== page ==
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Fall Line

by Jim Fowlkes, 2006

The Fall line, or fall zone, in North Carolina is defined in geological terms as the line of erosion between the piedmont and the coastal plain regions at which hard, erosion-resistant rocks descend into softer, eastern rocks. Running through Richmond, Montgomery, Moore, Lee, and other counties, the fall line is particularly apparent in rivers as the place past which boats can no longer navigate because of the occurrence of natural falls or rapids. The fall line has thus greatly influenced transportation, settlement location, population distribution, and industrial development in North Carolina.

Water transportation was the cheapest and most reliable method of moving goods and persons in the early years of the state's development, so it was natural that areas near fall lines in rivers often became population centers. These fall lines also became known as "break-in-bulk points" because at them large shipments coming in on water vessels would be rearranged into smaller lots for further land transportation. Points on rivers adjacent to the fall line also provided a source of energy to run water mills and other important commercial ventures; consequently, the state's early development was concentrated at the fall line along its major eastern rivers. The towns on the fall line of the Tar River were Tarboro, Greenville, and Rocky Mount. On the Neuse River, Kinston, Smithfield, and Goldsboro were developed on the fall line. Weldon was formed on the Roanoke River fall line, Hillsborough on the Eno River fall line, and Alamance on the Alamance Creek fall line.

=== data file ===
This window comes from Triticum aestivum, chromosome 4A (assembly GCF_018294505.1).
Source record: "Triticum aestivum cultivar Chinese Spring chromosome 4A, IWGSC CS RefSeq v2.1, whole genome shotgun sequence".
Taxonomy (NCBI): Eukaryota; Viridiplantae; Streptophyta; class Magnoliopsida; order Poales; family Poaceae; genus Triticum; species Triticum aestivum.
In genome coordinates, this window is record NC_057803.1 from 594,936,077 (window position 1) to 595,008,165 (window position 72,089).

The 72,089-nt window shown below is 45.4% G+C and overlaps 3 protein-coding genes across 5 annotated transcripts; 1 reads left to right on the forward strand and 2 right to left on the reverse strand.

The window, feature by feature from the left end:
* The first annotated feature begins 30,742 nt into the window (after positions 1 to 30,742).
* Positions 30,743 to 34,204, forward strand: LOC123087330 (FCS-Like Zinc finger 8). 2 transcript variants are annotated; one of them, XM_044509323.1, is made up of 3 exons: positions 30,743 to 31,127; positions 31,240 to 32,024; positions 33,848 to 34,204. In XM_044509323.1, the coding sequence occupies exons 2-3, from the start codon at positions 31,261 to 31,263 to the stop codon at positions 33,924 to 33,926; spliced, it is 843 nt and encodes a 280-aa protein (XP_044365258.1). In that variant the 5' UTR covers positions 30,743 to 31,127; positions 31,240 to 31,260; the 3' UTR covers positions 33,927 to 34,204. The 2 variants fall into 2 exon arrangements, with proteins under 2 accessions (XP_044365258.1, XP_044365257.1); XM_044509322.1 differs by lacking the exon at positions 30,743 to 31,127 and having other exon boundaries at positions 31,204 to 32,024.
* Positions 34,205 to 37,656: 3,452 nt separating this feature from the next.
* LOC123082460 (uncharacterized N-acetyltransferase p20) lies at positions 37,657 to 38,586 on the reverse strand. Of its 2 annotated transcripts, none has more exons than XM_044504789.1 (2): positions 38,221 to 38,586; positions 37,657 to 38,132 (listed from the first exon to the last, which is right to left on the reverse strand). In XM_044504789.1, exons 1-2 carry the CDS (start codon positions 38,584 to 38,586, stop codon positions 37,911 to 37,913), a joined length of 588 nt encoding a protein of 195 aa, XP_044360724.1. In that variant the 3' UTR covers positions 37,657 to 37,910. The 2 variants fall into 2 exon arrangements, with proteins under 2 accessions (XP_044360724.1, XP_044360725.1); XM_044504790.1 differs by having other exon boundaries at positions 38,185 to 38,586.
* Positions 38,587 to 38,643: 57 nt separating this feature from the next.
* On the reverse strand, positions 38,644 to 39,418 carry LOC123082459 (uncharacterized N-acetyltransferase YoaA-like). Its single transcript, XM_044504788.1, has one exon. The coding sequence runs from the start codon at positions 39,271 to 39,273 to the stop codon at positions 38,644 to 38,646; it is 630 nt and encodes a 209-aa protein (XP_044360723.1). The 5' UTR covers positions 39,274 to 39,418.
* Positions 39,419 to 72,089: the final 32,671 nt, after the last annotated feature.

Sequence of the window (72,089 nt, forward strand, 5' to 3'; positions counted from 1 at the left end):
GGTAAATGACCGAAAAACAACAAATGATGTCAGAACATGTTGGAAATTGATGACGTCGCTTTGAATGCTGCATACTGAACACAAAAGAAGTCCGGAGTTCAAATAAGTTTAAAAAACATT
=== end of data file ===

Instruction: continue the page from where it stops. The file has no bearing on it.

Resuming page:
The fall line remains important in the modern day for the measurement and management of pollution in North Carolina's rivers. The difference in soil types and water flow on either side of the fall line allows scientists to study the effects of pollutants introduced into the rivers, serving, in part, as the basis for various pollution-related regulations.


Cordelia Camp, The Influence of Geography upon Early North Carolina (1963).

J. Wright Horton Jr. and Victor A. Zullo, eds., The Geology of the Carolinas: Carolina Geological Society Fiftieth Anniversary Volume (1991).

Harry Roy Merrens, Colonial North Carolina in the Eighteenth Century: A Study in Historical Geography (1964).

Additional Resources:

Walbert, David. "Natural diversity. " ANCHOR.




I think you are wrong because I went to this river yesterday and it looks nasty.


You name the Tar and Neuse Rivers in explaining fall line because they were used for transportation of goods. But you make no mention of the Cape Fear that carried good up river from the port of Wilmington.


Good question. But I have worked at a paper mill near Lock and Dam #1, which is where navigation stops on the Cape Fear River. And it is really swampy. Our site map of fifteen hundred acres along the river showed huge areas where creeks run into the River on and near the property lines as simply labelled “trees in water”.
So, no real possibility of a town or city developing there.


Hillsborough appears to be a wee bit west of where all the fall lines are drawn on maps I've seen. Unless the "fall line" is actually a region spanning 2 or more counties.

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